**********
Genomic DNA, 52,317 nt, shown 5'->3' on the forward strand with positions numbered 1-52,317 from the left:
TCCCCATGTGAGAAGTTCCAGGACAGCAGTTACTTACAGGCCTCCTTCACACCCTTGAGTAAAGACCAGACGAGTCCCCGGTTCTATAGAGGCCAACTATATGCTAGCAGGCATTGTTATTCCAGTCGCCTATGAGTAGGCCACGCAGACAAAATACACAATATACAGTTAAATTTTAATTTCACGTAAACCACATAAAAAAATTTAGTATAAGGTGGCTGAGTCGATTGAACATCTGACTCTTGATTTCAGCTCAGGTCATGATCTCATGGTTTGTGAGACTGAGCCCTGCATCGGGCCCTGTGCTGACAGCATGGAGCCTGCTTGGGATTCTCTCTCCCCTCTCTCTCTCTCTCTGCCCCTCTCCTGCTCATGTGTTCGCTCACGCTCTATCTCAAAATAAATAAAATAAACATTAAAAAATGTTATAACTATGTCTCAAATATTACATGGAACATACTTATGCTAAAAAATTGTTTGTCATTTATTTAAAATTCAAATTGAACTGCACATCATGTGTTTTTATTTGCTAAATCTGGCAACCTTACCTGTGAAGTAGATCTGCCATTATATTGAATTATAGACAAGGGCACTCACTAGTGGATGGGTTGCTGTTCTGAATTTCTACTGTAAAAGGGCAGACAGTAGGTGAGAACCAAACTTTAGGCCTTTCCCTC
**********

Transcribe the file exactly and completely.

Genomic DNA, 52,317 nt, shown 5'->3' on the forward strand with positions numbered 1-52,317 from the left:
TCCCCATGTGAGAAGTTCCAGGACAGCAGTTACTTACAGGCCTCCTTCACACCCTTGAGTAAAGACCAGACGAGTCCCCGGTTCTATAGAGGCCAACTATATGCTAGCAGGCATTGTTATTCCAGTCGCCTATGAGTAGGCCACGCAGACAAAATACACAATATACAGTTAAATTTTAATTTCACGTAAACCACATAAAAAAATTTAGTATAAGGTGGCTGAGTCGATTGAACATCTGACTCTTGATTTCAGCTCAGGTCATGATCTCATGGTTTGTGAGACTGAGCCCTGCATCGGGCCCTGTGCTGACAGCATGGAGCCTGCTTGGGATTCTCTCTCCCCTCTCTCTCTCTCTCTGCCCCTCTCCTGCTCATGTGTTCGCTCACGCTCTATCTCAAAATAAATAAAATAAACATTAAAAAATGTTATAACTATGTCTCAAATATTACATGGAACATACTTATGCTAAAAAATTGTTTGTCATTTATTTAAAATTCAAATTGAACTGCACATCATGTGTTTTTATTTGCTAAATCTGGCAACCTTACCTGTGAAGTAGATCTGCCATTATATTGAATTATAGACAAGGGCACTCACTAGTGGATGGGTTGCTGTTCTGAATTTCTACTGTAAAAGGGCAGACAGTAGGTGAGAACCAAACTTTAGGCCTTTCCCTC